Montana's inaugural wolf-hunting season closes; it's deemed a success
Montana's inaugural wolf-hunting season came to an end this week and has been deemed a success by state wildlife officials.
Montana Fish, Wildlife and Parks called for the season to close half an hour after sunset on Monday after receiving word that the statewide quota of 75 was nearly reached.
"We hit 72 of the 75 wolf quota with two weeks left before the season was originally planned to close on Nov. 29," FWP spokesman Ron Aasheim told the Billings Gazette.
A total of 15,600 wolf hunting licenses were sold, generating $325,859 for the state license fund.
"It was a successful season. We learned a bunch, and we'll learn more as we evaluate it," Aasheim said. "We know where wolves where taken by county. We know sex. We know age. We'll know the days hunted. It's a pretty sound information base."
One thing that will be studied further is the sustainability of the hunt.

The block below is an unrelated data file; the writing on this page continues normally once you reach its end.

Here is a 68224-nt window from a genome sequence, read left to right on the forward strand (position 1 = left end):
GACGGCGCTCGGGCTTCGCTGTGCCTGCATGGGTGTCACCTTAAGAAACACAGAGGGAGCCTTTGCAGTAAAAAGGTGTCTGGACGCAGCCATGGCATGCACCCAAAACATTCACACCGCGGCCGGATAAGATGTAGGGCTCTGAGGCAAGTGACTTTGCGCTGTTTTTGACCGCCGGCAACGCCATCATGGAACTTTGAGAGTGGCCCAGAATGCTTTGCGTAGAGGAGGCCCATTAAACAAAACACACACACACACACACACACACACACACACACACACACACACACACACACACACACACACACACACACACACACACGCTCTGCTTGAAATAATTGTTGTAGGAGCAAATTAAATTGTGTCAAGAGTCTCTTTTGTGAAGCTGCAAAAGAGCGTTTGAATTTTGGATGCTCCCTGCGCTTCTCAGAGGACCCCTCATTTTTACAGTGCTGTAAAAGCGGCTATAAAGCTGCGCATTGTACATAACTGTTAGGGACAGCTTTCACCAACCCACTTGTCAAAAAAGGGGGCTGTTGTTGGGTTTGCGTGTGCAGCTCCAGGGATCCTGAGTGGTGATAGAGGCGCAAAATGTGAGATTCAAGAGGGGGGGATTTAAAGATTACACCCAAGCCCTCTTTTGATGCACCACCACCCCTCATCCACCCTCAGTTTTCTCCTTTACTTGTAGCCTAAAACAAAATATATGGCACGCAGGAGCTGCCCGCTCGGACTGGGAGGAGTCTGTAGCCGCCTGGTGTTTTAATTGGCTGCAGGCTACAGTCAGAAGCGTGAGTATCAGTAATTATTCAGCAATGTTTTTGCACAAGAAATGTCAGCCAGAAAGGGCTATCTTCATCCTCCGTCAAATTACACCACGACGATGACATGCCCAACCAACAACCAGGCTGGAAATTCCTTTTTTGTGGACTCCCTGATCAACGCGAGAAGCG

"Our prediction was that, even if we took 75, we'd have 100 more wolves next year than we have now," added Aasheim. "We were real conservative with the hunt. We wanted to maintain a healthy wolf population."The Montana Fish, Wildlife and Parks Commission will be meeting in February to determine the hunting season for next year, and quotas will be established next summer.
The hunts, however, are not without continued controversy and opposition.
Of concern may be the decimation of packs. In an L.A. Times article, Kim Murphy reported that Yellowstone National Park officials believe the Cottonwood Creek pack -- which utilized Yellowstone -- had four of its 10 wolves killed, including both the alpha male and female.
And conservation and environmental groups, which tried unsuccessfully to stop the hunts in both Montana and Idaho, still have lawsuits filed that challenge the U.S. Fish and Wildlife Service's de-listing of wolves from Endangered Species Act protection.
-- Kelly Burgess
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